cutter

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cutter,

small, one-masted sailing vessel, with a rig similar to that of a sloopsloop,
fore-and-aft-rigged, single-masted sailing vessel with a single headsail jib. A sloop differs from a cutter in that it has a jibstay—a support leading from the bow to the masthead on which the jib is set.
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 except that it usually has a sliding bowsprit and a topmast. From 1800 to 1830 cutters were in service between England and France. They were also employed to pursue smugglers, their speed and easy handling fitting them admirably for the task. These revenue cutters were so well known that the name was applied to the revenue vessel even after steam had replaced sails, and vessels of the Coast Guard are still called cutters. The name is also used for a heavy rowboat carried on large ships.

Cutter

 

a small boat or combat ship. Cutters range in length from 1.5 to 40 m and are up to 7 m in width, with displacements from a few dozen kilograms to 150 metric tons. Cruising speeds are from 3 to 70 knots (5.5– km/hr). The underwater body of a cutter may be of a keel type or a flat-bottom type with or without planing steps. Cutters may have displacement, hydroplane, or hover propulsion and may be powered by steam, internal combustion, or gas turbine engines or by sails and oars. Screw, airscrew, or water jet propellers may be employed.

In navies, cutters are used as combat ships, auxiliary vessels, and base floating facilities. Combat cutters of modern naviesinclude rocket, gun, and torpedo boats, antisubmarine vessels, minesweepers, patrol boats, and landing craft. Cutters areequipped with rockets, cannon, and torpedoes, depending ontheir function. Cutters employed as auxiliary vessels or basefloating facilities include tugboats and hydrographic, diving, am-bulance, rescue, and passenger boats. Passenger and rescue craftcan be part of the equipment of large warships and of auxiliarycommercial and industrial boats. In commerce, cutters are usedfor transporting passengers, carrying small cargoes, towing smallbarges, and fishing, as well as for scientific investigation, pilottransit, and patrol duty. In motorboating, racing and pleasureboats with stationary or removable motors are used. Cuttersequipped with sails and oars have ten to 14 oars, double masts, and a transom stern.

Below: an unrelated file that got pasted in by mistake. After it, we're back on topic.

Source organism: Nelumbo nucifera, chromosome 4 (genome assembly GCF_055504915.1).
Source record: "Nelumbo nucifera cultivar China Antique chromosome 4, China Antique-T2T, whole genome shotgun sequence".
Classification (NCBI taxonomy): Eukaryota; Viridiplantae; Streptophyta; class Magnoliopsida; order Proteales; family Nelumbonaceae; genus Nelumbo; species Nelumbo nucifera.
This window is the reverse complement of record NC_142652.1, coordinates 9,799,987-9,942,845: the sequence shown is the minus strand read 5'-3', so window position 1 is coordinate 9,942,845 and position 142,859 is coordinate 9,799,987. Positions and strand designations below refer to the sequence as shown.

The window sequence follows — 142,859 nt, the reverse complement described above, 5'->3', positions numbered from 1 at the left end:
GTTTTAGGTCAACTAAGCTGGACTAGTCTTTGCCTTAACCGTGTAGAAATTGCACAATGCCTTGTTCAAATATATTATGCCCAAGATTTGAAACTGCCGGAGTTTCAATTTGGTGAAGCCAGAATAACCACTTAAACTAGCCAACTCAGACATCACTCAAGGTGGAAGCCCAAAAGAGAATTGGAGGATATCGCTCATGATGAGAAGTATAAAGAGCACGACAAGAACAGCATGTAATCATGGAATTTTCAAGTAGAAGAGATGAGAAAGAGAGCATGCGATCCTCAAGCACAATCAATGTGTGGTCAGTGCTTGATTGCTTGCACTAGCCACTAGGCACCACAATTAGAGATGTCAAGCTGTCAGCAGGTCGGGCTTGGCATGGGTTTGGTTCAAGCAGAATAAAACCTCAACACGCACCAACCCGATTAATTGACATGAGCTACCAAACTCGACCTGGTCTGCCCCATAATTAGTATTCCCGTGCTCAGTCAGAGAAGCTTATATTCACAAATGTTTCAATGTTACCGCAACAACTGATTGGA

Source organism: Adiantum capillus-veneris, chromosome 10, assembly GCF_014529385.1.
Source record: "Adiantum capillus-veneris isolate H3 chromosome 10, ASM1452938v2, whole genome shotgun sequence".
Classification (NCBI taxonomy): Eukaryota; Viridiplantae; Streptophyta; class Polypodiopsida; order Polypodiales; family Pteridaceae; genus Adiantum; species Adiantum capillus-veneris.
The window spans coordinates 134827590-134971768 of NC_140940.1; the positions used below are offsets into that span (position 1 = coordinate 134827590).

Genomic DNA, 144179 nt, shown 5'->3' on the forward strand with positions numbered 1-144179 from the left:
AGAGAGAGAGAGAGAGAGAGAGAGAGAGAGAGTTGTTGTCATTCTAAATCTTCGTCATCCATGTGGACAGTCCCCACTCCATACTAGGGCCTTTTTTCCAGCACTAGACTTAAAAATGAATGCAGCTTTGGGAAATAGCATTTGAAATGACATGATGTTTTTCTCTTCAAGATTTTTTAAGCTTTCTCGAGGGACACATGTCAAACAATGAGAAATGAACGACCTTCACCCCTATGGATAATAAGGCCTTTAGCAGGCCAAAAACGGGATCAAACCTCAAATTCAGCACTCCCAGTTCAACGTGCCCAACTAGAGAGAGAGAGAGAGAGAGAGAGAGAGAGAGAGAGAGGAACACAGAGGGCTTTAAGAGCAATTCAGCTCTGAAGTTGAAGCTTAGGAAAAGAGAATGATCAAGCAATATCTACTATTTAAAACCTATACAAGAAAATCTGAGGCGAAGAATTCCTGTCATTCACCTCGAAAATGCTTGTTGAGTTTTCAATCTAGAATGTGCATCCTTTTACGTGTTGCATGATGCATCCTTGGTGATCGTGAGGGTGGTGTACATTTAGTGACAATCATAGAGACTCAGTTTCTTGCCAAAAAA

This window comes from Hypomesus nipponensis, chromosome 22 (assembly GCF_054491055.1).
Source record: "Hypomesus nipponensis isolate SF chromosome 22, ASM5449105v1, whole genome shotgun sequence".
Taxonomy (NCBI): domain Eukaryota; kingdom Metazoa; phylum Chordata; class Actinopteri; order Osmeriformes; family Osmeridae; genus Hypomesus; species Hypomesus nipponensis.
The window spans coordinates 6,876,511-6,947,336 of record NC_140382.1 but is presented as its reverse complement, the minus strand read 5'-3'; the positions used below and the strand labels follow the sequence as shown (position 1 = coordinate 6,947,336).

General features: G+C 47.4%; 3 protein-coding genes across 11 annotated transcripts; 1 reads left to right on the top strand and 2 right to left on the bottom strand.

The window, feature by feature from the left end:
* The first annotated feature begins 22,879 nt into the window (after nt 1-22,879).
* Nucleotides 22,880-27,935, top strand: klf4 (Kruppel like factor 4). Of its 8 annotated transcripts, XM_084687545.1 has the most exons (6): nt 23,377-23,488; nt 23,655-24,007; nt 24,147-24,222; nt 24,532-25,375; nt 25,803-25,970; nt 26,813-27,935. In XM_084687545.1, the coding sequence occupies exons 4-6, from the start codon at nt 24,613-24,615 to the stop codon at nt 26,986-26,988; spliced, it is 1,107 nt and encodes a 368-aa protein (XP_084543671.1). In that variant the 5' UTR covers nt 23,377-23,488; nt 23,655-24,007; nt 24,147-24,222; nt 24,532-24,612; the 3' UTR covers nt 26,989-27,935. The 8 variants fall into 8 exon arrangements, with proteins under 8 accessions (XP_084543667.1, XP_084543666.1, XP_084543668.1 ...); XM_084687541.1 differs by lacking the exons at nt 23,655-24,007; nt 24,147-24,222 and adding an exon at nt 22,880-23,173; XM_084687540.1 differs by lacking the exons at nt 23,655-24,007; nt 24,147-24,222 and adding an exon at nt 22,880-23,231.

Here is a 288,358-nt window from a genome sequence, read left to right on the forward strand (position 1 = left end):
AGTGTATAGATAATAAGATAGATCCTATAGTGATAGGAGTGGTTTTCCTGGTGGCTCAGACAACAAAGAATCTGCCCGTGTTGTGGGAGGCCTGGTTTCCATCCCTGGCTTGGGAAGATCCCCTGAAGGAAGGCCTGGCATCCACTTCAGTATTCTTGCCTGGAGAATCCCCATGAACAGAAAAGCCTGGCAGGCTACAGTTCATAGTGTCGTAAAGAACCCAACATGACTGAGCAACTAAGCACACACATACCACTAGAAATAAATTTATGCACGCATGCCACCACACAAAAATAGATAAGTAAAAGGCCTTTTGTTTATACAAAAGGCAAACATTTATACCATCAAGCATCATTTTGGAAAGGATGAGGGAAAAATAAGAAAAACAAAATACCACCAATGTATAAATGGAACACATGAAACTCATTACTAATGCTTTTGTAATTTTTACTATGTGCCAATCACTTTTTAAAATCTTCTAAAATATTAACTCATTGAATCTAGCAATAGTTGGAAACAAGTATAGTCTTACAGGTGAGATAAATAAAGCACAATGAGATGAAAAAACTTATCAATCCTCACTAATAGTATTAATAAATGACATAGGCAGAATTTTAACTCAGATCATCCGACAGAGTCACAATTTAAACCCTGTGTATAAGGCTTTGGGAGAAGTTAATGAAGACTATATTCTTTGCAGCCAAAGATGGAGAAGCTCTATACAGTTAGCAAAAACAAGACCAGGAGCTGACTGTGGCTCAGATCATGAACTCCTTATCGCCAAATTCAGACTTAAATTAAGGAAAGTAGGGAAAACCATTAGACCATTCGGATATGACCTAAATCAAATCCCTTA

B. F. BALEV

cutter

[′kəd·ər]
(engineering acoustics)
An electromagnetic or piezoelectric device that converts an electric input to a mechanical output, used to drive the stylus that cuts a wavy groove in the highly polished wax surface of a recording disk. Also known as cutting head; head; phonograph cutter; recording head.
(mechanical engineering)
(mining engineering)
An operator of a coal-cutting or rock-cutting machine, or a worker engaged in underholing by pick or drill.
A joint, usually a dip joint, running in the direction of working; usually in the plural.

cutter, rubber

A soft brick, sometimes used for facework because of the facility with which it can be cut or rubbed down.

cutter

1. a sailing boat with its mast stepped further aft so as to have a larger foretriangle than that of a sloop
2. a ship's boat, powered by oars or sail, for carrying passengers or light cargo
3. a small lightly armed boat, as used in the enforcement of customs regulations